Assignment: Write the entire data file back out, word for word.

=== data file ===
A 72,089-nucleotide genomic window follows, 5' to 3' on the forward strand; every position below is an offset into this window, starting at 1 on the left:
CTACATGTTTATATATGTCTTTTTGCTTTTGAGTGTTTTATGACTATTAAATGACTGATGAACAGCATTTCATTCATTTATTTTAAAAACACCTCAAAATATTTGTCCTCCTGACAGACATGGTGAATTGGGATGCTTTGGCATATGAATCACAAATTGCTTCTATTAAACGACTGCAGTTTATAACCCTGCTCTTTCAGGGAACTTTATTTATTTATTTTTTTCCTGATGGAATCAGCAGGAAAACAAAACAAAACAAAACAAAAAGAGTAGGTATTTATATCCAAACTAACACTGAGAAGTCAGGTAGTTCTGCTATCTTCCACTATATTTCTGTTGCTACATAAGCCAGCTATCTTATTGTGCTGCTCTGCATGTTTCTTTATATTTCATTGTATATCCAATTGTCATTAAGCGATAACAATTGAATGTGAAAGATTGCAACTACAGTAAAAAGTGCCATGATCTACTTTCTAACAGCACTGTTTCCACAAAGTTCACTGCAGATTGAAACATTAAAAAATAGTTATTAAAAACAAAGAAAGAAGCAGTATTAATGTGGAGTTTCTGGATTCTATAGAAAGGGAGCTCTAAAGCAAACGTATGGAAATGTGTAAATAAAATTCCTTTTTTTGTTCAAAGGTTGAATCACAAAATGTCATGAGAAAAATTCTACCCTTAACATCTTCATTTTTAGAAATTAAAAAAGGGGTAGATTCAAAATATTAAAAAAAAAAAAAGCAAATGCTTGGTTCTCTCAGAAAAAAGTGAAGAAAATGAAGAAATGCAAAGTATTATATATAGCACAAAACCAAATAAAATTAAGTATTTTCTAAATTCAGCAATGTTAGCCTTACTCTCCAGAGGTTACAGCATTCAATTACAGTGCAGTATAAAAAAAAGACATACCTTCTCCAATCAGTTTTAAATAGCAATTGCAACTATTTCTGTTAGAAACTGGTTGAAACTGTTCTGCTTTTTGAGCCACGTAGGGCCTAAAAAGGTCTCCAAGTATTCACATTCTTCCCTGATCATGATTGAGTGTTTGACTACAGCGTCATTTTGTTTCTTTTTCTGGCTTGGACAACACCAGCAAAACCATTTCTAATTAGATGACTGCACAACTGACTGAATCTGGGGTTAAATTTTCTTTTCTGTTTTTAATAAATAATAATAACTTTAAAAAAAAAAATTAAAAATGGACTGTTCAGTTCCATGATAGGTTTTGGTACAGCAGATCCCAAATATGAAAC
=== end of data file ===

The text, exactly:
A 72,089-nucleotide genomic window follows, 5' to 3' on the forward strand; every position below is an offset into this window, starting at 1 on the left:
CTACATGTTTATATATGTCTTTTTGCTTTTGAGTGTTTTATGACTATTAAATGACTGATGAACAGCATTTCATTCATTTATTTTAAAAACACCTCAAAATATTTGTCCTCCTGACAGACATGGTGAATTGGGATGCTTTGGCATATGAATCACAAATTGCTTCTATTAAACGACTGCAGTTTATAACCCTGCTCTTTCAGGGAACTTTATTTATTTATTTTTTTCCTGATGGAATCAGCAGGAAAACAAAACAAAACAAAACAAAAAGAGTAGGTATTTATATCCAAACTAACACTGAGAAGTCAGGTAGTTCTGCTATCTTCCACTATATTTCTGTTGCTACATAAGCCAGCTATCTTATTGTGCTGCTCTGCATGTTTCTTTATATTTCATTGTATATCCAATTGTCATTAAGCGATAACAATTGAATGTGAAAGATTGCAACTACAGTAAAAAGTGCCATGATCTACTTTCTAACAGCACTGTTTCCACAAAGTTCACTGCAGATTGAAACATTAAAAAATAGTTATTAAAAACAAAGAAAGAAGCAGTATTAATGTGGAGTTTCTGGATTCTATAGAAAGGGAGCTCTAAAGCAAACGTATGGAAATGTGTAAATAAAATTCCTTTTTTTGTTCAAAGGTTGAATCACAAAATGTCATGAGAAAAATTCTACCCTTAACATCTTCATTTTTAGAAATTAAAAAAGGGGTAGATTCAAAATATTAAAAAAAAAAAAAGCAAATGCTTGGTTCTCTCAGAAAAAAGTGAAGAAAATGAAGAAATGCAAAGTATTATATATAGCACAAAACCAAATAAAATTAAGTATTTTCTAAATTCAGCAATGTTAGCCTTACTCTCCAGAGGTTACAGCATTCAATTACAGTGCAGTATAAAAAAAAGACATACCTTCTCCAATCAGTTTTAAATAGCAATTGCAACTATTTCTGTTAGAAACTGGTTGAAACTGTTCTGCTTTTTGAGCCACGTAGGGCCTAAAAAGGTCTCCAAGTATTCACATTCTTCCCTGATCATGATTGAGTGTTTGACTACAGCGTCATTTTGTTTCTTTTTCTGGCTTGGACAACACCAGCAAAACCATTTCTAATTAGATGACTGCACAACTGACTGAATCTGGGGTTAAATTTTCTTTTCTGTTTTTAATAAATAATAATAACTTTAAAAAAAAAAATTAAAAATGGACTGTTCAGTTCCATGATAGGTTTTGGTACAGCAGATCCCAAATATGAAAC